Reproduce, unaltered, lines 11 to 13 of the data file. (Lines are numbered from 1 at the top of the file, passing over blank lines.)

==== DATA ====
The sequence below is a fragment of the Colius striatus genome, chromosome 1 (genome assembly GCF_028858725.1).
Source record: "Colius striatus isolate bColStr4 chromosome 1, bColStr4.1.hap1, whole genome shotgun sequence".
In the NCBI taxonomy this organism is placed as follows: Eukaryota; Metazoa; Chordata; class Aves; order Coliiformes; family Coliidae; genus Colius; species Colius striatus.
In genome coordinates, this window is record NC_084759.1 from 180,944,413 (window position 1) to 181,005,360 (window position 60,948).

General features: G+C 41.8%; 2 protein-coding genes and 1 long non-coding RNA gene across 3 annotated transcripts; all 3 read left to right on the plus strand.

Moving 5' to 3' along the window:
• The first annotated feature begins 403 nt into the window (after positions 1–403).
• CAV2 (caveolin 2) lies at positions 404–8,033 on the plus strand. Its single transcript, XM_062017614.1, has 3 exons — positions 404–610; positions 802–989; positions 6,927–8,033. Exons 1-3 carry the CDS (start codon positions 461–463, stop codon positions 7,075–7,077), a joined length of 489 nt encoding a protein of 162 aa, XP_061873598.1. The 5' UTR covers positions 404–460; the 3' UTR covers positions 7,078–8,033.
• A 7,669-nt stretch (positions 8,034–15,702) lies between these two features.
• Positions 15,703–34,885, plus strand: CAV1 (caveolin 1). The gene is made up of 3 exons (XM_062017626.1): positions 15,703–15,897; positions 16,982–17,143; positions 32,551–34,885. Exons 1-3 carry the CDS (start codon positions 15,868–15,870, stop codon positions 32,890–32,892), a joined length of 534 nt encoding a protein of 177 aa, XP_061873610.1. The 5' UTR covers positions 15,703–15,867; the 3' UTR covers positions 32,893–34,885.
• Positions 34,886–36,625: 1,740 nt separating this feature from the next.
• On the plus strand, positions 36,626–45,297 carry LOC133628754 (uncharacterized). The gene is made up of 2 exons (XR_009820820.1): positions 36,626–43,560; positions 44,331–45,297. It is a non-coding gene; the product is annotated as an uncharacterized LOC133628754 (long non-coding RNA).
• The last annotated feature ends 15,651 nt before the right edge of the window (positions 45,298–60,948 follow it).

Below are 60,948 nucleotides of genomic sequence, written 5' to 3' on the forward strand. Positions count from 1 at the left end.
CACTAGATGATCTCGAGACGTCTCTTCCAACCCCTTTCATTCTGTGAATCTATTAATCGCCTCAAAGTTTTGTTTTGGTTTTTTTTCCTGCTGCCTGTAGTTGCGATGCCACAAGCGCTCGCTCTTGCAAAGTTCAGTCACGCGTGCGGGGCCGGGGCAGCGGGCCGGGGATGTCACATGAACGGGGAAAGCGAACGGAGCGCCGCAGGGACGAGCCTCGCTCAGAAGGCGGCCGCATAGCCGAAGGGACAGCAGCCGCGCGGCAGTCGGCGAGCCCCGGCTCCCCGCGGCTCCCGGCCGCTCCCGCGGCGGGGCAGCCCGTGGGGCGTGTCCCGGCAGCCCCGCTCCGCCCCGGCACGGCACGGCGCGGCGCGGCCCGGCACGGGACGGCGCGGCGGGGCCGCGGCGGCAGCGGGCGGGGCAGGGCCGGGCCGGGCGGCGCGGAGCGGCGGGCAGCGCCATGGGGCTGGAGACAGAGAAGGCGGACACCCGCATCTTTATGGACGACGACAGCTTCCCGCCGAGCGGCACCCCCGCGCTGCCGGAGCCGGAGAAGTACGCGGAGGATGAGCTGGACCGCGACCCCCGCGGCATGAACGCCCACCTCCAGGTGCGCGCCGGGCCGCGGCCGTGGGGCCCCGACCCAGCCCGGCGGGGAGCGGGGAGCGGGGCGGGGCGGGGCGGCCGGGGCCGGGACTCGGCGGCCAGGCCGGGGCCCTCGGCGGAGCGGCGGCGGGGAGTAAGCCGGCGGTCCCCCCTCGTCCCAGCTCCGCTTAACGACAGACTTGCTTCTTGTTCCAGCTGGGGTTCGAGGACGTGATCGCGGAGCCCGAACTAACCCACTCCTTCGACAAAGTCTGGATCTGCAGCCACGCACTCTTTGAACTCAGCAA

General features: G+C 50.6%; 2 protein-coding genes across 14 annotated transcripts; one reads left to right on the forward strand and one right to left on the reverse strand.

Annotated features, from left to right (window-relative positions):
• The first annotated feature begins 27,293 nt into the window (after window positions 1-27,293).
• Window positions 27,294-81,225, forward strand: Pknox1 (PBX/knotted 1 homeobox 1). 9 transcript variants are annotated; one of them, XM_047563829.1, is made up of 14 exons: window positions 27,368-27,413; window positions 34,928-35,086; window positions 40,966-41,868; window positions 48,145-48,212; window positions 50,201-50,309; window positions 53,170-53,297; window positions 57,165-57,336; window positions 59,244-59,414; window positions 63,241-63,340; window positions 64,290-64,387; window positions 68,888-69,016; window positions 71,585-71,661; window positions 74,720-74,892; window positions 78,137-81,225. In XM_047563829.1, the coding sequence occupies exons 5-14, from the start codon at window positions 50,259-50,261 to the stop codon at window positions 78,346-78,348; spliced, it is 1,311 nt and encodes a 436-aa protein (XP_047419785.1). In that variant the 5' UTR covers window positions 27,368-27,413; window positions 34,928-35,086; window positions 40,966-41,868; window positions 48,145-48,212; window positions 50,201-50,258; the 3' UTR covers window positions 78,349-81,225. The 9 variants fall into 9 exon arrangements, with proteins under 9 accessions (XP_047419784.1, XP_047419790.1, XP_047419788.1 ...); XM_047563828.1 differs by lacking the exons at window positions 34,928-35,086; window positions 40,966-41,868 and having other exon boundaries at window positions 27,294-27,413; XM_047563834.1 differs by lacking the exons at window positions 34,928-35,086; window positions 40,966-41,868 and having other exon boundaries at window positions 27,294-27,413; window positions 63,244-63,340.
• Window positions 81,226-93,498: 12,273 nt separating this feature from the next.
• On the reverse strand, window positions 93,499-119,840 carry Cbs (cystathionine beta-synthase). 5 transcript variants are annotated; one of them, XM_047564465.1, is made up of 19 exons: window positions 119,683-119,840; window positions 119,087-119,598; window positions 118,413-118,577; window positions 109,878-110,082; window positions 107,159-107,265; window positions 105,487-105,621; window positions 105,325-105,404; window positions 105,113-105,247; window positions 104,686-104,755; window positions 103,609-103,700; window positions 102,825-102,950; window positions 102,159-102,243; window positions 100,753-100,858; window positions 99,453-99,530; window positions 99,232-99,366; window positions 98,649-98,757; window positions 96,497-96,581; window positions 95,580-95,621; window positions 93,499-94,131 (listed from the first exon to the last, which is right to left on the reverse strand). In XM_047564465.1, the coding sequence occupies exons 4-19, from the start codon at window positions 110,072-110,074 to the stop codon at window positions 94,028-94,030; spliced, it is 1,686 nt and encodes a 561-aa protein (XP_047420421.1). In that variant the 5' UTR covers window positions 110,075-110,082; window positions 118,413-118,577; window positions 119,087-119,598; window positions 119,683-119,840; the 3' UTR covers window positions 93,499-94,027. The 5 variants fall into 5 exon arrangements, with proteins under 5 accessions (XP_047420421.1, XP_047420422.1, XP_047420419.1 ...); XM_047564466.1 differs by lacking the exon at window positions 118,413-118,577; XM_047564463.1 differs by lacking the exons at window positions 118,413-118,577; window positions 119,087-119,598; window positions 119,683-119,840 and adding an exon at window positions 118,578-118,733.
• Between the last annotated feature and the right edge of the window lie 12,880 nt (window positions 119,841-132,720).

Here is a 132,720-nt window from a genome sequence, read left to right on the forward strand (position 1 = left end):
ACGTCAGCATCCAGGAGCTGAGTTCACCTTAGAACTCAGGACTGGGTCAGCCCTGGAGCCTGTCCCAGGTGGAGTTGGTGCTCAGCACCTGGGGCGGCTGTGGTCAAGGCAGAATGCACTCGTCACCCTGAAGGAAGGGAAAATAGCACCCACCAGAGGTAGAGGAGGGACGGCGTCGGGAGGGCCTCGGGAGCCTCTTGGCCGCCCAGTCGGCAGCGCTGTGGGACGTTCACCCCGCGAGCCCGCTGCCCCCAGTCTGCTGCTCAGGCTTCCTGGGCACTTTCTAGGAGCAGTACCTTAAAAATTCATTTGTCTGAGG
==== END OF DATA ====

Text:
• Positions 34,886–36,625: 1,740 nt separating this feature from the next.
• On the plus strand, positions 36,626–45,297 carry LOC133628754 (uncharacterized). The gene is made up of 2 exons (XR_009820820.1): positions 36,626–43,560; positions 44,331–45,297. It is a non-coding gene; the product is annotated as an uncharacterized LOC133628754 (long non-coding RNA).
• The last annotated feature ends 15,651 nt before the right edge of the window (positions 45,298–60,948 follow it).